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post #1 of 8 (permalink) Old 01-11-2011, 12:02 PM Thread Starter
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Question Newbie table/fence question

Hi All,

I'm a newbie and have been doing a lot of reading on router tables. One in particular caught my eye for a very specific reason. It's the Kreg PRS1040 system and it caught my eye due to the way the fence is on a rail system of sorts on one side of the table. They state the improvement here is the ability to get the fence perpendicular to the bit. Other tables just seem to have two slots in the table where the fence slides back and forth and as a result can easily be less perpendicular to the bit.

So I guess my question is this (remember, I'm a newbie): Since the bit is round, what the hell difference does it make if the fence is "perpendicular" to the bit?


Thanks in advance!

Sincerely, DS
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post #2 of 8 (permalink) Old 01-11-2011, 12:11 PM
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Originally Posted by ds53652 View Post
Hi All,

I'm a newbie and have been doing a lot of reading on router tables. One in particular caught my eye for a very specific reason. It's the Kreg PRS1040 system and it caught my eye due to the way the fence is on a rail system of sorts on one side of the table. They state the improvement here is the ability to get the fence perpendicular to the bit. Other tables just seem to have two slots in the table where the fence slides back and forth and as a result can easily be less perpendicular to the bit.

So I guess my question is this (remember, I'm a newbie): Since the bit is round, what the hell difference does it make if the fence is "perpendicular" to the bit?


Thanks in advance!

Sincerely, DS
I believe what is ment is that:
"the fence and the axis of rotation of the bit need to perpendiculer to the table top".

Ray H
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post #3 of 8 (permalink) Old 01-11-2011, 01:35 PM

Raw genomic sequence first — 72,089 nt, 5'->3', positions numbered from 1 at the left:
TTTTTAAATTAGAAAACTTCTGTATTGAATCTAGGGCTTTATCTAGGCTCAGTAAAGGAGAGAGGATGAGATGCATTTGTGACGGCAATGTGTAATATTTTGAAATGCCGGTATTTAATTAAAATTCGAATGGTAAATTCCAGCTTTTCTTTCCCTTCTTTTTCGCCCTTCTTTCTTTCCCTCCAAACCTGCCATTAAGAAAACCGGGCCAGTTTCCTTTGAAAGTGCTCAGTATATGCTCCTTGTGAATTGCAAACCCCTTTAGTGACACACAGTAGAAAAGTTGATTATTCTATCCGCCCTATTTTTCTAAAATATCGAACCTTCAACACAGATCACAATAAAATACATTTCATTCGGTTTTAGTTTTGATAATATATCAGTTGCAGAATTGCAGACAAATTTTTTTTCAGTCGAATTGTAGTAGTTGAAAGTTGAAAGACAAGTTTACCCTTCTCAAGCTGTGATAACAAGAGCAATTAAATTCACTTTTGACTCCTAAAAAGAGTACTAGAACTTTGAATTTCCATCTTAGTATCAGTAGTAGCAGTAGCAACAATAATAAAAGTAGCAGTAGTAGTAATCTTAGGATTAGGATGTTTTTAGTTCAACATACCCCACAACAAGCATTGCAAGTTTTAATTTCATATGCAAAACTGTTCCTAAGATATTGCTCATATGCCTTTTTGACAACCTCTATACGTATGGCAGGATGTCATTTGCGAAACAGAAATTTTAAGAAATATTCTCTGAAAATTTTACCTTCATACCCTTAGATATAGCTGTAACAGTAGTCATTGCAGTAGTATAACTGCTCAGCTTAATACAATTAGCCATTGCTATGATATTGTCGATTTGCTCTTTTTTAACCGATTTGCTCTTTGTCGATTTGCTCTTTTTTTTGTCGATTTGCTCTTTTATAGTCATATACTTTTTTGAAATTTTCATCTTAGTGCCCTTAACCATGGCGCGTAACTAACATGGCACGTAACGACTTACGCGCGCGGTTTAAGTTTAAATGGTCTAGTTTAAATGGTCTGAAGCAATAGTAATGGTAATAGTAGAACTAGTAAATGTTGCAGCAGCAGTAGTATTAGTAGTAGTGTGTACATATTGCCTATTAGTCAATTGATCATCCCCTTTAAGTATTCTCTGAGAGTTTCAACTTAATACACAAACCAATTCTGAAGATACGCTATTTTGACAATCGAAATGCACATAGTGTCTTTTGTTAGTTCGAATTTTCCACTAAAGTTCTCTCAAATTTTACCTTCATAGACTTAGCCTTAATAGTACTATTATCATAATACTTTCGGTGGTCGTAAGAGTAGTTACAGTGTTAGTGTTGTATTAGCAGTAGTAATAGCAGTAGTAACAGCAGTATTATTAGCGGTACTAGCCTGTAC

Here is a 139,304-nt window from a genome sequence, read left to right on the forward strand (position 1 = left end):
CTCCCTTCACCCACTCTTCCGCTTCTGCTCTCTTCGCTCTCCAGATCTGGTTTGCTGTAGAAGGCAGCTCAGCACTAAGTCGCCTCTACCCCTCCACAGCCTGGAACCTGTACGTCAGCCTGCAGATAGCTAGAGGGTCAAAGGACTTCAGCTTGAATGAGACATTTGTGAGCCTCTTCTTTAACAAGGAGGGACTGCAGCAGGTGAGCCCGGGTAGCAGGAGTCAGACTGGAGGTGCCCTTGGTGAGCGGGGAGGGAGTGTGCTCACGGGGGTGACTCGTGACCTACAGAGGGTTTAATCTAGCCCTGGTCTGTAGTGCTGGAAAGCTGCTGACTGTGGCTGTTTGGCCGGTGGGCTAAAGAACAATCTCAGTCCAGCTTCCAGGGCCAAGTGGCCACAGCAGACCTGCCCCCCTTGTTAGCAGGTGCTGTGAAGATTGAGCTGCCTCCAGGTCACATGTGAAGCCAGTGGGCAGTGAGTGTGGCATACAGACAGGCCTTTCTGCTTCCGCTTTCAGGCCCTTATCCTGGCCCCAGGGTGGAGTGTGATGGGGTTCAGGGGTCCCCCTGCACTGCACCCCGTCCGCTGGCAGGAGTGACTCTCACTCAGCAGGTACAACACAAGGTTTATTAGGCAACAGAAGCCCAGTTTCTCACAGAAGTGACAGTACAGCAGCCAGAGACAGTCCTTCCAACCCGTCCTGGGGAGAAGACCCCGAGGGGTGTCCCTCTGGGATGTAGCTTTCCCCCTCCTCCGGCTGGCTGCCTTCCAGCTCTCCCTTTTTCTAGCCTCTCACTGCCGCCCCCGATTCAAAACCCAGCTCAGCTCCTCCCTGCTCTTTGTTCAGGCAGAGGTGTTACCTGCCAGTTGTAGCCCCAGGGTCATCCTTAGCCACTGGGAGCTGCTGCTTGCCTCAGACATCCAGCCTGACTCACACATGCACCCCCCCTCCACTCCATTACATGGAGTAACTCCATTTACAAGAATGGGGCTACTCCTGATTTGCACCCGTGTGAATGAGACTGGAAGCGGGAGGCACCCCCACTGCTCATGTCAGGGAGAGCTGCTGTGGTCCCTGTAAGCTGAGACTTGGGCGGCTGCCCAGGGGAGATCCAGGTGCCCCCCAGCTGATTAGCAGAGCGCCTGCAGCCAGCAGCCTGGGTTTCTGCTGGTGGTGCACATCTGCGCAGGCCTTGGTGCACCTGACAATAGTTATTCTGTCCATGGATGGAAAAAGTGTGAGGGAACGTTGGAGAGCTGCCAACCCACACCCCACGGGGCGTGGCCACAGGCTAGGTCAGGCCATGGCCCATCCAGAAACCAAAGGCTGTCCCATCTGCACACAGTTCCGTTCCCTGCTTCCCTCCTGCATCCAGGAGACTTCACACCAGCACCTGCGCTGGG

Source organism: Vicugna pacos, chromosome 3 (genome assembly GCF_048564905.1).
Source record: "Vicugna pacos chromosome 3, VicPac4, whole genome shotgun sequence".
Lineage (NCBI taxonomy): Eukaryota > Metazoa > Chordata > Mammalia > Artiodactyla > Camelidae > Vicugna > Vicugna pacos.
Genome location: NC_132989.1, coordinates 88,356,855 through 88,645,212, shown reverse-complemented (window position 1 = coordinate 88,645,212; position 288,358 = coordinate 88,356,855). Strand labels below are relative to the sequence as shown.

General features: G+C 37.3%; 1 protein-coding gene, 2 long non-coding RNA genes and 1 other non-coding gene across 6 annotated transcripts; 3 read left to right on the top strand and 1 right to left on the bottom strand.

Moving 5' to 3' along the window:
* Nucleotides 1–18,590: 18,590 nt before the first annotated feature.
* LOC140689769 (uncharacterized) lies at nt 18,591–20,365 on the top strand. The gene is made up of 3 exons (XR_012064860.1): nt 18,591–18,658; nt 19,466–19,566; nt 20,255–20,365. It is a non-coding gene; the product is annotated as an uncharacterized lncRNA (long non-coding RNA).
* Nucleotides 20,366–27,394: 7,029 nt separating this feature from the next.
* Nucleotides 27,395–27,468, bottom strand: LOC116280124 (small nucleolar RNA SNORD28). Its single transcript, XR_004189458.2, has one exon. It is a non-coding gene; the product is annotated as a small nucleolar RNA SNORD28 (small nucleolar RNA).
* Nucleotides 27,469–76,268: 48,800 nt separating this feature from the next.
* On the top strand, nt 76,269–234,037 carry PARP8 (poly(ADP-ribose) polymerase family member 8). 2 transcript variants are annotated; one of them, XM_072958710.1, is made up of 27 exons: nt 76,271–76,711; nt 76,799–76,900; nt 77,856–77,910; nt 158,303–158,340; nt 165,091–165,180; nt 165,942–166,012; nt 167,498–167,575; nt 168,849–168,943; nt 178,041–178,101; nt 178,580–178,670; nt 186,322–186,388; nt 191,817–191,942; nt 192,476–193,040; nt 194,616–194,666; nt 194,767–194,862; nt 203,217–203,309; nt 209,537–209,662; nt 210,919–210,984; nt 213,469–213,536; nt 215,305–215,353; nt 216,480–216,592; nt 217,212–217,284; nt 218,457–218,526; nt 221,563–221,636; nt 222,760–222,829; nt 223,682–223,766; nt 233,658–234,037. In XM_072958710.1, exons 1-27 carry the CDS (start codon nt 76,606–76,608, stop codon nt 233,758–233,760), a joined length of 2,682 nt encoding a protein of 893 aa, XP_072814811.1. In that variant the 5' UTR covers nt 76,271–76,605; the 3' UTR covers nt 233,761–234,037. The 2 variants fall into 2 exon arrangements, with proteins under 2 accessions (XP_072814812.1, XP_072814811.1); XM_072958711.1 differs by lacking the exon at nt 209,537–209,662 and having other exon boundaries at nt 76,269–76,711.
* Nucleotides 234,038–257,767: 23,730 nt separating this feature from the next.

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Originally Posted by ds53652 View Post
Hi All,

I'm a newbie and have been doing a lot of reading on router tables. One in particular caught my eye for a very specific reason. It's the Kreg PRS1040 system and it caught my eye due to the way the fence is on a rail system of sorts on one side of the table. They state the improvement here is the ability to get the fence perpendicular to the bit. Other tables just seem to have two slots in the table where the fence slides back and forth and as a result can easily be less perpendicular to the bit.

So I guess my question is this (remember, I'm a newbie): Since the bit is round, what the hell difference does it make if the fence is "perpendicular" to the bit?


Thanks in advance!

Sincerely, DS

Hi DS - Welcome to the forum

I don't know where you got your information but here is a quote from the Kreg website concerning the fence:

"Innovative Fence
Taking design cues from high-end table saw rip fences, the Precision Router Table Fence features a t-square style design which keeps the fence permanently parallel to the miter slot. This automatic squaring lets you fully utilize your miter slot and makes it easier than ever to make small adjustments on the fly. The fence is made from an incredibly rigid fully-enclosed aluminum extrusion which helps support even the largest workpieces, while also helping to create a full length vacuum chamber for superior dust collection and a cleaner shop. The fence also includes two fully independent fence faces, allowing the router table to double as a vertical jointer."



While this may be a nice feature, I personally don't think it necessary nor even particularly desirable in all situations. JMHO

John Schaben

The problem with experience is I usually get it immediately after I need it.
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post #4 of 8 (permalink) Old 01-11-2011, 03:35 PM
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Originally Posted by ds53652 View Post
Hi All,



So I guess my question is this (remember, I'm a newbie): Since the bit is round, what the hell difference does it make if the fence is "perpendicular" to the bit?


Thanks in advance!

Sincerely, DS
Once in a while you will need to rout the end of a board such as cabinet door rails where they meet the door stiles. A mitre fence makes that a lot easier. It can be one that rides in the table slot or you can make a right angle sled that slides against the main fence. If you use a sled, the main fence does not need to be parallel to the table.